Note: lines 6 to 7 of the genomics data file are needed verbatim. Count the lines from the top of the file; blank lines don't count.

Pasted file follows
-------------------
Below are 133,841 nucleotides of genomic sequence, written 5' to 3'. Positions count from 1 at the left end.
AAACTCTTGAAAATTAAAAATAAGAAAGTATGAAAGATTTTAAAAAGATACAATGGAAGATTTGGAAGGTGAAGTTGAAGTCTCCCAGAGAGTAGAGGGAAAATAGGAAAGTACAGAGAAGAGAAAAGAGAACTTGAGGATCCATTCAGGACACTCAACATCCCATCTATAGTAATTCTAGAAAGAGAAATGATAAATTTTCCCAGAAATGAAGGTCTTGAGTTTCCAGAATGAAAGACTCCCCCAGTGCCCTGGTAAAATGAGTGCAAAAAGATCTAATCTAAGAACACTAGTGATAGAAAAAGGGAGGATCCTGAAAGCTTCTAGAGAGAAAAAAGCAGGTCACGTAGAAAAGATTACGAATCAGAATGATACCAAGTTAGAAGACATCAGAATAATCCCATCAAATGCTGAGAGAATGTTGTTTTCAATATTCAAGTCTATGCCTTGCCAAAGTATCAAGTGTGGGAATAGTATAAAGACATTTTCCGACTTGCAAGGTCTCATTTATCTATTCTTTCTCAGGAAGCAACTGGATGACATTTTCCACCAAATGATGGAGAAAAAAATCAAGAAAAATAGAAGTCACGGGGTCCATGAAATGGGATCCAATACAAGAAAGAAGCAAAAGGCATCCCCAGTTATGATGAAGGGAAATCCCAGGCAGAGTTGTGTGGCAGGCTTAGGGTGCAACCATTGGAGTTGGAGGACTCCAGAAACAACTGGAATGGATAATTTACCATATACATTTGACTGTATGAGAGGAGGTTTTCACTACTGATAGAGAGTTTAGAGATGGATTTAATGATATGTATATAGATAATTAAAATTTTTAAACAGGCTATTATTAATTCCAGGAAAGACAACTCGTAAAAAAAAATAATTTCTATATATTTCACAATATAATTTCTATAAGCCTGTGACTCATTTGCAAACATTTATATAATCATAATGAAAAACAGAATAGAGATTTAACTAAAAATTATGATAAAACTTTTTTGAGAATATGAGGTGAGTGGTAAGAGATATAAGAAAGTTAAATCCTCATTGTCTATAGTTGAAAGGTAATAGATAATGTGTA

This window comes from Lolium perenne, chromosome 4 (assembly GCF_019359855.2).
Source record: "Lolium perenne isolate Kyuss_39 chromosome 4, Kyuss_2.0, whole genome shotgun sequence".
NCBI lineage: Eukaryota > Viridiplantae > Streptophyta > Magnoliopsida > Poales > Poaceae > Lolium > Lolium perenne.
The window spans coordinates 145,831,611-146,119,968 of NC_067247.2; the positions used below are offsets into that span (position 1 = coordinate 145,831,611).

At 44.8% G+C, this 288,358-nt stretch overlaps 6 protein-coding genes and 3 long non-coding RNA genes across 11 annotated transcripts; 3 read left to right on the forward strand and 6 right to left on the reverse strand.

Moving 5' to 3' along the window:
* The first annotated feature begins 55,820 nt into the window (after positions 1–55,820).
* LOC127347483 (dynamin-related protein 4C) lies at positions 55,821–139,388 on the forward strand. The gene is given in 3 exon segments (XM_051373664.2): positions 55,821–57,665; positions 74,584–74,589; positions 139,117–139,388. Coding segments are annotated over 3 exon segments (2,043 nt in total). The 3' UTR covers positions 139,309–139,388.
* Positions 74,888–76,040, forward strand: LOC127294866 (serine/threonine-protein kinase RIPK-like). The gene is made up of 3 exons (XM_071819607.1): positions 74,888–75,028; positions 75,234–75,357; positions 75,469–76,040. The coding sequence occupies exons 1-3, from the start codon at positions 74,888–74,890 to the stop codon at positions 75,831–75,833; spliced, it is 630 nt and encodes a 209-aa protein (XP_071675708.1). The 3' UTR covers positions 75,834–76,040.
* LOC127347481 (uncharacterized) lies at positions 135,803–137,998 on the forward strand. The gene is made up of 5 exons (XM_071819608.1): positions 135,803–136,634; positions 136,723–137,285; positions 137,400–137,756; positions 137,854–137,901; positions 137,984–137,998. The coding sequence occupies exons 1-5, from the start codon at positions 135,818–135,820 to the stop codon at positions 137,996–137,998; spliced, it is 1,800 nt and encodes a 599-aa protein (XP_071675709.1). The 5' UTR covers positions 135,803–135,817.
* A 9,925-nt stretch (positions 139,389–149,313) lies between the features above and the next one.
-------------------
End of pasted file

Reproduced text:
The window spans coordinates 145,831,611-146,119,968 of NC_067247.2; the positions used below are offsets into that span (position 1 = coordinate 145,831,611).

At 44.8% G+C, this 288,358-nt stretch overlaps 6 protein-coding genes and 3 long non-coding RNA genes across 11 annotated transcripts; 3 read left to right on the forward strand and 6 right to left on the reverse strand.